It's Bee time!

The past few days have been hectic. Friday I drove to Denver to attend the Colorado Chocolate Festival. But on the way down I had to drop chocolate off to my friends at Knapp Harvest in Eagle, the cutest store with tons of bee-centric things for your home. Then to Edwards to pick up a kegerator for future chocolate sodas to keep you cool all summer, then to Denver Restaurant Equipment to look for bargains on coffee machines, coolers and all the other things I need in order to build out a desert restaurant.

Then to the Chocolate Festival! Doors opened at 4pm, I was only a few minutes behind that. Right inside the front door was one of my favorite denver chocolatiers, "M2 Confections" They do such a nice job on their products. I always buy from them. After that a California chocolatier, that had some interesting things and then Cocoapod, a new place for me, they are killing it on bonbon painting. Had to buy a box to see what they were like. The Chocolate therapist was there as well, she's got a storefront in downtown Littelton Colorado, she has bars and things they call "chocolate meltaways" Chocolate and coconut oil for health. Then there was the Ecuadorian chocolate maker, who's stuff I didn't really like.

After that was several rooms filled with Pella window sales, mary-kay, home food delivery, and on. I was pretty amazed that there were so many non-food vendors. The remainder were confections like cake pops. Fudge, wine, rum, popcorn, coffee, and one brave sole selling clothing. She was very lonely. I felt badly for her. 

I went to see if it would be worthwhile to attend as a vendor myself. Short answer NO. There was very little in the way of chocolate. Where was Dar? BiaBamba? Nuance? even Rocky Mountain Chocolate Factory?It might be time to start an actual chocolate festival where you have to produce actual chocolate.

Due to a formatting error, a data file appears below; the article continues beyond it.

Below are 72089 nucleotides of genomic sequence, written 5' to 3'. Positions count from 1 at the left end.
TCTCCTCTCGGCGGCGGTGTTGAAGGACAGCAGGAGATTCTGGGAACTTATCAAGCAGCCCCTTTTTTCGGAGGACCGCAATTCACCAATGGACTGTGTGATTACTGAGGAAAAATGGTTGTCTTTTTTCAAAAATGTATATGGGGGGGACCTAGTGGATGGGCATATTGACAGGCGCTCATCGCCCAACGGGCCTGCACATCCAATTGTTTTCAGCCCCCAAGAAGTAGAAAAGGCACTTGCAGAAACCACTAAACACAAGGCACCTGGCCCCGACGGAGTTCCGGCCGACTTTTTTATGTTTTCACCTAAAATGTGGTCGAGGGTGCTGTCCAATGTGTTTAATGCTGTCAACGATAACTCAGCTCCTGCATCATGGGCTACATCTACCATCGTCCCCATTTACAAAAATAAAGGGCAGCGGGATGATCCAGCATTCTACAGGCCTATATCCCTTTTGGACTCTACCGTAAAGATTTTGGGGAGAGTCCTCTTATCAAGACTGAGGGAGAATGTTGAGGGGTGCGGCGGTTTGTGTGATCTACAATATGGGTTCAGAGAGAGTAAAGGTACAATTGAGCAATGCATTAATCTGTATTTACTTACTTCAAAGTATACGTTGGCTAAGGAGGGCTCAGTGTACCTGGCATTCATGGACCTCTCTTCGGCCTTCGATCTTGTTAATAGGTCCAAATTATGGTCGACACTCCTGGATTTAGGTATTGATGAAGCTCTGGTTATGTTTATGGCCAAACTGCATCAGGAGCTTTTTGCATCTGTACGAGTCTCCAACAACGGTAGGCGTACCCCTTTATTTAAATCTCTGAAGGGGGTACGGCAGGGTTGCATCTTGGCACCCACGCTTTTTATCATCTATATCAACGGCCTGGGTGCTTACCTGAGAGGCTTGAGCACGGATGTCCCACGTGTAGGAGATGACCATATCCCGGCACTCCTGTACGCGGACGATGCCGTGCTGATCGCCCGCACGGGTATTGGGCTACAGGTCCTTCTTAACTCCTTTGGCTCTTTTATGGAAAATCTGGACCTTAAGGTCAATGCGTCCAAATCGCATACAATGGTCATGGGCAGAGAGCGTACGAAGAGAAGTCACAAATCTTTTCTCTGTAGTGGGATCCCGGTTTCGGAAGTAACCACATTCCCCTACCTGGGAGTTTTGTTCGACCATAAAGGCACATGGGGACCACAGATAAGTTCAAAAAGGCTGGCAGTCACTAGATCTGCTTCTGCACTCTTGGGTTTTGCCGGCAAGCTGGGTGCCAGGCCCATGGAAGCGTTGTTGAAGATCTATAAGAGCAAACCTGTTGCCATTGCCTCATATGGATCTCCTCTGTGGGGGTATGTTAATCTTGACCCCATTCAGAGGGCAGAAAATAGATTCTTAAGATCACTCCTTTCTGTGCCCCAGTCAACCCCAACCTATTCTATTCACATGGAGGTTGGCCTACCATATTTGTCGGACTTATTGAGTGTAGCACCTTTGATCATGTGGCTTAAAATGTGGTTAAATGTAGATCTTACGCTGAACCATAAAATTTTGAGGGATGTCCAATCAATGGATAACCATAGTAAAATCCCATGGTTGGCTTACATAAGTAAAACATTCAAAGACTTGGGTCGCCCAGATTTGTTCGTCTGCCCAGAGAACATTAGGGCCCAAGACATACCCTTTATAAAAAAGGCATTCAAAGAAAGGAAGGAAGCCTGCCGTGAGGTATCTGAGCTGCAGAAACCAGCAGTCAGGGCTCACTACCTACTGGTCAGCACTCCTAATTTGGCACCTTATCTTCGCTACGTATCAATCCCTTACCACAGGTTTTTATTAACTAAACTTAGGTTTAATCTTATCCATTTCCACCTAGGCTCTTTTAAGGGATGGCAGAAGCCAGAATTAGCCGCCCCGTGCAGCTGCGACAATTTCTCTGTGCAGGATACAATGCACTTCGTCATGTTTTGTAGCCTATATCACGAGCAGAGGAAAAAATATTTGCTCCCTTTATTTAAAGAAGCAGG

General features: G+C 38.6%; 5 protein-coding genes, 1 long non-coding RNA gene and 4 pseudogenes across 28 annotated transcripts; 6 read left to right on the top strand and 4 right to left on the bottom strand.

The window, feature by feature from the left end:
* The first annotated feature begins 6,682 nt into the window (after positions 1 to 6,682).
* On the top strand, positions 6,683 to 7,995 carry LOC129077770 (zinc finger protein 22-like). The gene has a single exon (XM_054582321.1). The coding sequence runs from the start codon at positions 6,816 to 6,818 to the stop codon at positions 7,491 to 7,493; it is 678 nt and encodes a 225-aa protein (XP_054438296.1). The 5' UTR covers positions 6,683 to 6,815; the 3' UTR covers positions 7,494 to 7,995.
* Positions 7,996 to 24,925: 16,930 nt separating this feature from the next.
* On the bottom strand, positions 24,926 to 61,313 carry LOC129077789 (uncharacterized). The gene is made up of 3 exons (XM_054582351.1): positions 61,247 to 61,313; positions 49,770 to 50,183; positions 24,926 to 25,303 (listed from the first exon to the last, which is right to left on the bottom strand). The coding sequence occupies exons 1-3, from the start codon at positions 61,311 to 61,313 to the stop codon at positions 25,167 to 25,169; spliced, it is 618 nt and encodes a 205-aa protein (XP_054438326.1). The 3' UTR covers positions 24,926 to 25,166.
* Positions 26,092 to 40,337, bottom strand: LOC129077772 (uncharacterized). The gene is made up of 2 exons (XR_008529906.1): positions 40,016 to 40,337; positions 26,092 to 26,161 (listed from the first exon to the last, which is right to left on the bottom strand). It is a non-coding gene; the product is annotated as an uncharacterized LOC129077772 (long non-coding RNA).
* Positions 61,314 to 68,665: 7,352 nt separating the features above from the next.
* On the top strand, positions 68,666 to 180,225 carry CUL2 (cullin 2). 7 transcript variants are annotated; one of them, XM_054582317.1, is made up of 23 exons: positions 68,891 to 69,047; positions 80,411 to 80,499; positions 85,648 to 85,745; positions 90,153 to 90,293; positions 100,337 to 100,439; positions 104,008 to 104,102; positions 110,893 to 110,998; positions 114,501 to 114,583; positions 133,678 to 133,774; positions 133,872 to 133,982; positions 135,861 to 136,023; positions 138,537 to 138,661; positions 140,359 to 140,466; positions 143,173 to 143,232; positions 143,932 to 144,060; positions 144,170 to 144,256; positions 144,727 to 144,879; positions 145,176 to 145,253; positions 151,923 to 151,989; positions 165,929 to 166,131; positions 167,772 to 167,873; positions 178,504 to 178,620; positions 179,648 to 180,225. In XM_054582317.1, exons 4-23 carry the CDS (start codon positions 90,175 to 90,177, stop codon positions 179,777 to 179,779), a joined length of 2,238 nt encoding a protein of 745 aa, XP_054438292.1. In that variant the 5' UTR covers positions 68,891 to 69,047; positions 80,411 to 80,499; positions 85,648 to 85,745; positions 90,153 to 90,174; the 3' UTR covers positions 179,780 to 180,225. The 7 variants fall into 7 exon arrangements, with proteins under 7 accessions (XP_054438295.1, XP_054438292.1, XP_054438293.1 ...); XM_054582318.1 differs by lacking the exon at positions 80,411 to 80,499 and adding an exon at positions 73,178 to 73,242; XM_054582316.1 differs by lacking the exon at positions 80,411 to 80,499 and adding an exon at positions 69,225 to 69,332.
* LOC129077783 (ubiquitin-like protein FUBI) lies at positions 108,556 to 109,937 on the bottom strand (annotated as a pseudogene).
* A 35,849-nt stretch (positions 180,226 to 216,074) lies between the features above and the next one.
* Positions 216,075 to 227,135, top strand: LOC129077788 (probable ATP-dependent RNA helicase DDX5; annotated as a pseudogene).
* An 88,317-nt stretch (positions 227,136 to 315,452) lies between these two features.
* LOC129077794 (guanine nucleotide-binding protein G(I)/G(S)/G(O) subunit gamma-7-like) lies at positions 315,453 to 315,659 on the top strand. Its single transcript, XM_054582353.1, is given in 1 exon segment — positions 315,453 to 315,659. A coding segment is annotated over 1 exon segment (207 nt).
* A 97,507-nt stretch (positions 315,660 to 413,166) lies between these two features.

But now to talk about what this column is all about! Bees, The final task of my day was to drive to Boulder and pick up 8 packages of bees. A "package" is a wooden box with screened in sides that have about 3lbs (about 10,000) of bees. The purpose of the trip was to bring them back to the roaring fork valley and get them into the hands of a few beekeepers here. That was Friday. Saturday, Crystal and I started early to place the girls in their new homes starting around 8am. The first three at Sustainable Settings went very well even though the wind was a bit much. Next stop Crystals to put in two hives there. All going well so far. Next stop CRMPI (Central Rocky Mountain Permaculture Institute) on the side of basalt mountain to install two hives on top of their chicken coop. With help from the interns we got it done. Last stop a friend who wanted the final package to go into a top-bar hive.  Sunday I went around to release the queens in all the hives. so far no stings. All the girls were very docile. A good weekend. I'm tired.

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